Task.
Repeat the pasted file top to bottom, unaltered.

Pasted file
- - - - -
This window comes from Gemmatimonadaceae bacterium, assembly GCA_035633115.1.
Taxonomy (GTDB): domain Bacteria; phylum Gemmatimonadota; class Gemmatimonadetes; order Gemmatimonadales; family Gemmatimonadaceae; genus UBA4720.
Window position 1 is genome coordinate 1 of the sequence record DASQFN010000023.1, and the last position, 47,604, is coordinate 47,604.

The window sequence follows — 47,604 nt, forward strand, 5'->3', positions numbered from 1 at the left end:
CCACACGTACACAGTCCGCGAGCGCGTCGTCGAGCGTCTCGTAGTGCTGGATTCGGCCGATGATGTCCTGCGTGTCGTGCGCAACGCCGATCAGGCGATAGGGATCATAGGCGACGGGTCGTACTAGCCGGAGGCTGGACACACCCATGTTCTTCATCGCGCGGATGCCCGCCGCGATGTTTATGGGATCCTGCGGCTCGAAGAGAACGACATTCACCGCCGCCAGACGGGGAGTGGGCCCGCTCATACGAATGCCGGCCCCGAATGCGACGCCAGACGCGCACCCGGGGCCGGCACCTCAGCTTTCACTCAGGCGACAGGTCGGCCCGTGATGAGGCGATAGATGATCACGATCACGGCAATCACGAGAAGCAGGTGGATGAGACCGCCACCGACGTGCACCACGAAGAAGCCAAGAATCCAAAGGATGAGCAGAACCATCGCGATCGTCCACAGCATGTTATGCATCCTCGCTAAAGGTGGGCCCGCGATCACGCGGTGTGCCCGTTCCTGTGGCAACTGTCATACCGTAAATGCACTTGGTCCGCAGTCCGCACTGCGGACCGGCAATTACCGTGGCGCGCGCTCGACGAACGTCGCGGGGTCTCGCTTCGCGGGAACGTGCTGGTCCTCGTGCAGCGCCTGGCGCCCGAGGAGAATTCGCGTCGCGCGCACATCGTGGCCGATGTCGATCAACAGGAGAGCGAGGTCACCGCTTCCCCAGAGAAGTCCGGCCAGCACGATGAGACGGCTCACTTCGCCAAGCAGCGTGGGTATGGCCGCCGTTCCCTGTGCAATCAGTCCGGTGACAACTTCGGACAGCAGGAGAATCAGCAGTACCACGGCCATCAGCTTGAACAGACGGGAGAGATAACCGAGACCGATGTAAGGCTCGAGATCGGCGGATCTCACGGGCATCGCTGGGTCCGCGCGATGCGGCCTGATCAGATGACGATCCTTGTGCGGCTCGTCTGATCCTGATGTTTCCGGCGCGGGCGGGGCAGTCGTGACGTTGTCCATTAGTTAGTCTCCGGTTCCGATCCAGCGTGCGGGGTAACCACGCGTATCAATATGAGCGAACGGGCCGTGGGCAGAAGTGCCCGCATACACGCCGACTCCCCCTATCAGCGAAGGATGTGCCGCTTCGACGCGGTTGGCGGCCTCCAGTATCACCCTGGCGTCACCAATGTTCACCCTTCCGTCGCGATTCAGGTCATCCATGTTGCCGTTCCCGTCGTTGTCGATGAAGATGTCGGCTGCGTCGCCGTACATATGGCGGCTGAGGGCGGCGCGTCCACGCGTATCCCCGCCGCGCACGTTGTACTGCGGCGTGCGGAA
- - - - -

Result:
This window comes from Gemmatimonadaceae bacterium, assembly GCA_035633115.1.
Taxonomy (GTDB): domain Bacteria; phylum Gemmatimonadota; class Gemmatimonadetes; order Gemmatimonadales; family Gemmatimonadaceae; genus UBA4720.
Window position 1 is genome coordinate 1 of the sequence record DASQFN010000023.1, and the last position, 47,604, is coordinate 47,604.

The window sequence follows — 47,604 nt, forward strand, 5'->3', positions numbered from 1 at the left end:
CCACACGTACACAGTCCGCGAGCGCGTCGTCGAGCGTCTCGTAGTGCTGGATTCGGCCGATGATGTCCTGCGTGTCGTGCGCAACGCCGATCAGGCGATAGGGATCATAGGCGACGGGTCGTACTAGCCGGAGGCTGGACACACCCATGTTCTTCATCGCGCGGATGCCCGCCGCGATGTTTATGGGATCCTGCGGCTCGAAGAGAACGACATTCACCGCCGCCAGACGGGGAGTGGGCCCGCTCATACGAATGCCGGCCCCGAATGCGACGCCAGACGCGCACCCGGGGCCGGCACCTCAGCTTTCACTCAGGCGACAGGTCGGCCCGTGATGAGGCGATAGATGATCACGATCACGGCAATCACGAGAAGCAGGTGGATGAGACCGCCACCGACGTGCACCACGAAGAAGCCAAGAATCCAAAGGATGAGCAGAACCATCGCGATCGTCCACAGCATGTTATGCATCCTCGCTAAAGGTGGGCCCGCGATCACGCGGTGTGCCCGTTCCTGTGGCAACTGTCATACCGTAAATGCACTTGGTCCGCAGTCCGCACTGCGGACCGGCAATTACCGTGGCGCGCGCTCGACGAACGTCGCGGGGTCTCGCTTCGCGGGAACGTGCTGGTCCTCGTGCAGCGCCTGGCGCCCGAGGAGAATTCGCGTCGCGCGCACATCGTGGCCGATGTCGATCAACAGGAGAGCGAGGTCACCGCTTCCCCAGAGAAGTCCGGCCAGCACGATGAGACGGCTCACTTCGCCAAGCAGCGTGGGTATGGCCGCCGTTCCCTGTGCAATCAGTCCGGTGACAACTTCGGACAGCAGGAGAATCAGCAGTACCACGGCCATCAGCTTGAACAGACGGGAGAGATAACCGAGACCGATGTAAGGCTCGAGATCGGCGGATCTCACGGGCATCGCTGGGTCCGCGCGATGCGGCCTGATCAGATGACGATCCTTGTGCGGCTCGTCTGATCCTGATGTTTCCGGCGCGGGCGGGGCAGTCGTGACGTTGTCCATTAGTTAGTCTCCGGTTCCGATCCAGCGTGCGGGGTAACCACGCGTATCAATATGAGCGAACGGGCCGTGGGCAGAAGTGCCCGCATACACGCCGACTCCCCCTATCAGCGAAGGATGTGCCGCTTCGACGCGGTTGGCGGCCTCCAGTATCACCCTGGCGTCACCAATGTTCACCCTTCCGTCGCGATTCAGGTCATCCATGTTGCCGTTCCCGTCGTTGTCGATGAAGATGTCGGCTGCGTCGCCGTACATATGGCGGCTGAGGGCGGCGCGTCCACGCGTATCCCCGCCGCGCACGTTGTACTGCGGCGTGCGGAA